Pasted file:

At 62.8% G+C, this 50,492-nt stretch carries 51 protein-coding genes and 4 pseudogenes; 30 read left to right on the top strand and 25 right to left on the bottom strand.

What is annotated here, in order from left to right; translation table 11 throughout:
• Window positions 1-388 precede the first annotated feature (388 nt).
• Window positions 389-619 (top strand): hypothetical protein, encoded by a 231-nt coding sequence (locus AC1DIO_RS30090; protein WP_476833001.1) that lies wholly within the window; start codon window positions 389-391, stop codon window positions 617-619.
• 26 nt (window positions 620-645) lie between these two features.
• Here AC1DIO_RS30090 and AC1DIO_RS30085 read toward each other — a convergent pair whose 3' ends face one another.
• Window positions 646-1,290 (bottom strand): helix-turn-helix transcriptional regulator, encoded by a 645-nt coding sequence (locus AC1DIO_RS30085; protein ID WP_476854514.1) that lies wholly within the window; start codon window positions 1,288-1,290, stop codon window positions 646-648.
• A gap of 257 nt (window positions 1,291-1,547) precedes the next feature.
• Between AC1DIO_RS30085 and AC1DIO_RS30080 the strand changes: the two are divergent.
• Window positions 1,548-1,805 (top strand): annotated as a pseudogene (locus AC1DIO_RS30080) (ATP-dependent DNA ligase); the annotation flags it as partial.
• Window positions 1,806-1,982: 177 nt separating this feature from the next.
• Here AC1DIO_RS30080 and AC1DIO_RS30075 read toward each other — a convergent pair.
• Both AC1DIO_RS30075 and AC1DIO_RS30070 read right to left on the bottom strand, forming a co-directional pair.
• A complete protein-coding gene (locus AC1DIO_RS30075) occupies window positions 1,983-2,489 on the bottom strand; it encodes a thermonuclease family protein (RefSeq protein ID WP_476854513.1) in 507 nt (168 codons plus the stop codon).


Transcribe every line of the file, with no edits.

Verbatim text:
At 62.8% G+C, this 50,492-nt stretch carries 51 protein-coding genes and 4 pseudogenes; 30 read left to right on the top strand and 25 right to left on the bottom strand.

What is annotated here, in order from left to right; translation table 11 throughout:
• Window positions 1-388 precede the first annotated feature (388 nt).
• Window positions 389-619 (top strand): hypothetical protein, encoded by a 231-nt coding sequence (locus AC1DIO_RS30090; protein WP_476833001.1) that lies wholly within the window; start codon window positions 389-391, stop codon window positions 617-619.
• 26 nt (window positions 620-645) lie between these two features.
• Here AC1DIO_RS30090 and AC1DIO_RS30085 read toward each other — a convergent pair whose 3' ends face one another.
• Window positions 646-1,290 (bottom strand): helix-turn-helix transcriptional regulator, encoded by a 645-nt coding sequence (locus AC1DIO_RS30085; protein ID WP_476854514.1) that lies wholly within the window; start codon window positions 1,288-1,290, stop codon window positions 646-648.
• A gap of 257 nt (window positions 1,291-1,547) precedes the next feature.
• Between AC1DIO_RS30085 and AC1DIO_RS30080 the strand changes: the two are divergent.
• Window positions 1,548-1,805 (top strand): annotated as a pseudogene (locus AC1DIO_RS30080) (ATP-dependent DNA ligase); the annotation flags it as partial.
• Window positions 1,806-1,982: 177 nt separating this feature from the next.
• Here AC1DIO_RS30080 and AC1DIO_RS30075 read toward each other — a convergent pair.
• Both AC1DIO_RS30075 and AC1DIO_RS30070 read right to left on the bottom strand, forming a co-directional pair.
• A complete protein-coding gene (locus AC1DIO_RS30075) occupies window positions 1,983-2,489 on the bottom strand; it encodes a thermonuclease family protein (RefSeq protein ID WP_476854513.1) in 507 nt (168 codons plus the stop codon).